A few years ago, I had a sneaking suspicion that my work/life balance was not sustainable. In full disclosure, it wasn’t a whispering intuition. There was a forceful voice in my head yelling, “Hey Toots! Your obsessive need to prove your worth through your work is going to kill you. Get your shit together!”
I had been working two jobs for almost five years, the result of my “side hustle” gaining traction and taking up more of my time. The money was rolling in and for someone who has a financial scarcity mindset, success not only felt like security, but it was also a source of immense pride. Look at me go!
The Achiever in me tends to be my greatest strength, but also the poison which leads to a slow decay--physically, mentally, and spiritually.
Long story short, I quit my day job and chose to try my entrepreneurial shoes on for size. Even though I was mentally SO ready to attempt something new, I was absolutely unprepared for the emotional tidal wave of fear that would wash over me. I nearly drowned.
I had no idea how to work for myself--how to market my skills and expertise, seek opportunities for collaboration, or even budget based on an inconsistent income. I was used to being overscheduled from the time I woke up to the time my weary head finally hit the pillow at night. All of a sudden, I found myself with nothing but time...staring at my laptop, waiting for an email to arrive in my inbox. The lack of busy-ness was terrifying.
What have I done?
As I sat at the bottom of a deep, dark hole of self-doubt and self-pity, my mentor (a badass entrepreneur herself) suggested a lifeline in the form of a book. Reaching desperately for any shred of wisdom cast my way, I immediately ordered 10x is Easier than 2x by Dan Sullivan. This book blew my mindset wide open and forced me to pick up the pieces, assembling them in a new and provocative way.
Let me give you the highlights…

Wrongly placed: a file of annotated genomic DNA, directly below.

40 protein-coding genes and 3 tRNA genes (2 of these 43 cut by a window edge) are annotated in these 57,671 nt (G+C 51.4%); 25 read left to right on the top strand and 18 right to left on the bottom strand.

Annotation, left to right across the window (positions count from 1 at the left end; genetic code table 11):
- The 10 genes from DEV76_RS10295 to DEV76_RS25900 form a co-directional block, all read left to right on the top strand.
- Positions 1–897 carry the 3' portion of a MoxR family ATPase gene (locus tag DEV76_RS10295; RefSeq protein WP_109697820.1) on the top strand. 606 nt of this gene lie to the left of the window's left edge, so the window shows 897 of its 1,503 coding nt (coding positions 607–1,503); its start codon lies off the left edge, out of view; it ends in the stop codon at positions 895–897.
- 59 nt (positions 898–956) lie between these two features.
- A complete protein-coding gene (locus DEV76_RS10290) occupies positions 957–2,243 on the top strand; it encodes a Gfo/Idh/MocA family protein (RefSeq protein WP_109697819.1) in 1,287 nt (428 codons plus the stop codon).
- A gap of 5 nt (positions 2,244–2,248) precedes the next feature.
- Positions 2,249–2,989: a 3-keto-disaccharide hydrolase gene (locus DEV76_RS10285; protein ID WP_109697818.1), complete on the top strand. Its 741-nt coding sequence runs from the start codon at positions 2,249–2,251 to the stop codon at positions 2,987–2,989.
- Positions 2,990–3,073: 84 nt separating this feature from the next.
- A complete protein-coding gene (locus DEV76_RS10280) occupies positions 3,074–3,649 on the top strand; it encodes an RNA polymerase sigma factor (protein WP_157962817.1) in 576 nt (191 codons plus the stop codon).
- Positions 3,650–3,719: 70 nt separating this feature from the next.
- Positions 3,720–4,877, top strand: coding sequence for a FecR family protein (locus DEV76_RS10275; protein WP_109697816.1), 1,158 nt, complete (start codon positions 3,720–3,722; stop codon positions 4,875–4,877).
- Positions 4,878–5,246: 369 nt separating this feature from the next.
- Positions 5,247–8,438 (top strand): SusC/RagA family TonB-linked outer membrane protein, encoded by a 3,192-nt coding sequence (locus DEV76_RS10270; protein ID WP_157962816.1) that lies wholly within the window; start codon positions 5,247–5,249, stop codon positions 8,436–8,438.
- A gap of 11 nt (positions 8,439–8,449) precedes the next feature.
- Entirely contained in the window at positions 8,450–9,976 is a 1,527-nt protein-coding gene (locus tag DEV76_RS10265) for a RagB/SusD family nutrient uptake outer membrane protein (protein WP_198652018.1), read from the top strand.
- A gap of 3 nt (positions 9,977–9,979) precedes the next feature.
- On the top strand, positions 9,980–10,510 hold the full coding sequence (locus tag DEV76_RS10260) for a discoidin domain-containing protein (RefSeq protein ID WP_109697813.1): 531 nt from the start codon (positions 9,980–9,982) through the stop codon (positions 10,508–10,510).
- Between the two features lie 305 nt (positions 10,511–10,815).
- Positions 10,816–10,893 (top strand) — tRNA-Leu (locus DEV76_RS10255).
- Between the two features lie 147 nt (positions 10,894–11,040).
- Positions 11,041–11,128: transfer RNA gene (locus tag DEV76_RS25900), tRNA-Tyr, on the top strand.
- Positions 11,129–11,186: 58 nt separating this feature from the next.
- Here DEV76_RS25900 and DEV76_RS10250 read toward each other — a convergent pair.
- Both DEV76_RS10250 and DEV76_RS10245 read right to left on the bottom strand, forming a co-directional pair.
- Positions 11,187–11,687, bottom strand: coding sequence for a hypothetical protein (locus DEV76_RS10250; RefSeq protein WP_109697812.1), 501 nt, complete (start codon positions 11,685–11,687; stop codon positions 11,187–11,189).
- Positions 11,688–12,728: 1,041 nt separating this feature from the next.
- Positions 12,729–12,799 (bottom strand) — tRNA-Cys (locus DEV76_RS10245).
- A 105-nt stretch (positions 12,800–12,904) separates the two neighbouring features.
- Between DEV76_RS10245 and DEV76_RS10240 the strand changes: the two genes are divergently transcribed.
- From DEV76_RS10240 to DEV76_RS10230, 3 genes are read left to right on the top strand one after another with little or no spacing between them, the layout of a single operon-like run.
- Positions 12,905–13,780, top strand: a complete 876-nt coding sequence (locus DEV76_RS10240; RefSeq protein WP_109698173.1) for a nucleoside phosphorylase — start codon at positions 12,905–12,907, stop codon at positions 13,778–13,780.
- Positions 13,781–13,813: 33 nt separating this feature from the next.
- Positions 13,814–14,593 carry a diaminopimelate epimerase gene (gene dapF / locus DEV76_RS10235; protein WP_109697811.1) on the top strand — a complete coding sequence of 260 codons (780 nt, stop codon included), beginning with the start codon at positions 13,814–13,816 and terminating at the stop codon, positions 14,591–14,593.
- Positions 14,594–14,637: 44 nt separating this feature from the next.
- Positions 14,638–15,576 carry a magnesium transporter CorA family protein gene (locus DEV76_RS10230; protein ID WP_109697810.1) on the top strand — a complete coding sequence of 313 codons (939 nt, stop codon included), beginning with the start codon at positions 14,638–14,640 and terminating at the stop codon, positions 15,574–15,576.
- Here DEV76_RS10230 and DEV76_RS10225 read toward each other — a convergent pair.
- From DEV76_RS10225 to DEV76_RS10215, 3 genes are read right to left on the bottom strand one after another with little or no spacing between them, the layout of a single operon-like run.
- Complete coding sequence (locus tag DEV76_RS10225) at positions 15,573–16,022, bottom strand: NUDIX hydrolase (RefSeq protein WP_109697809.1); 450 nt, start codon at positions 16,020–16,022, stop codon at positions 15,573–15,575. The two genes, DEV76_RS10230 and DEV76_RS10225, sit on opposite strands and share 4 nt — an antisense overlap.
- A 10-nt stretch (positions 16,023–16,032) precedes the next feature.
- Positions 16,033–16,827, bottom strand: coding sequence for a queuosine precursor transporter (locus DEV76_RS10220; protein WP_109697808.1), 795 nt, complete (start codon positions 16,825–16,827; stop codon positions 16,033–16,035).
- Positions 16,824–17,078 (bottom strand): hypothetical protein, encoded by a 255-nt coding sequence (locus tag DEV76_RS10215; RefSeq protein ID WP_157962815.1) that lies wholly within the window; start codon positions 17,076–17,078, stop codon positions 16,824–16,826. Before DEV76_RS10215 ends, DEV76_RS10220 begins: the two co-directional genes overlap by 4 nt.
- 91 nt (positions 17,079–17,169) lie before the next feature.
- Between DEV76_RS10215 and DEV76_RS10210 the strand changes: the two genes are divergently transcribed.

Those of us who are Achievers are ever-facing forward, chasing the next mountain to climb. However, as we reach one mountaintop, the view exposes another peak, then another waiting for our ascension. Rather than celebrating what we have accomplished, the finish line feels constantly moving. We are in the continuous motion of striving. It gets exhausting.
Dan Sullivan teaches a strategy known as The Gap and The Gain, where he advocates for a pause. Instead of obsessively moving forward, it is crucial to take a moment and look behind you. Appreciate how high you’ve climbed and how far you’ve come. Celebrate the wins and use them as motivation to keep going.
In a time when I felt on the precipice of failure, The Gap and The Gain helped me recognize the successes I’d had in the last six months leading up to the change in my career. It validated my drive and determination, reminding me that I could do (and have done) hard things. In a year, I would likely be celebrating the brave decision to begin this new adventure.
The second knowledge bomb was the concept that we cannot make massive changes by doing the same thing we’ve always done. Old habits can lead us to minor adjustments and tiny moves forward (2x) but if we want to reach for the stars and increase our success tenfold (10x), we need to let go of 80% of what we know.
Sullivan suggests an exercise which requires readers to look at the last decade (or more) of their lives and record the times they made a huge leap of faith. The instructions are to write down the cost of each decision (the 80% they let go of) as well as the value added as a result.
In engaging in this exercise, I was shocked by the number of instances when I had reached for 10x in my life and found the cost was worth it every time.
Now, I am in a season where I am attempting to 10x again. When I quit my job, I gave up my pension, my benefits, my financial security, my prestige, my accolades, and my identity. What I hope to gain is freedom of time, the opportunity to follow a dream, the expression of my creativity, and the ability to choose how I wanted to work and who I wanted to collaborate with. Writing down my past 10x successes was a visual reminder that I could absolutely make this work. It would simply take time, effort, and a steadfast belief in my abilities.
Why am I sharing this with you?
We often read of success when people have already climbed the mountain. They are at the top, basking in the glorious horizon. I want to share my experience while I am trudging one foot in front of the other, grinding towards the peak. I hope that by seeing me risk it all, by watching me trip and get back up, you might give yourself permission to do the same. I want you to chase your mountain top, but with the knowledge that the journey is sweaty, arduous, and downright fucking hard. But the view from the top makes it all worth it.
As you sprint towards the final days of this calendar year and begin to look ahead to 2024, you might consider pausing to think about what you really, really desire. Listen to that little voice which whispers, “What if…” and give it time to dream. Don’t be afraid to take a risk. Apparently, the view from the top is worth it.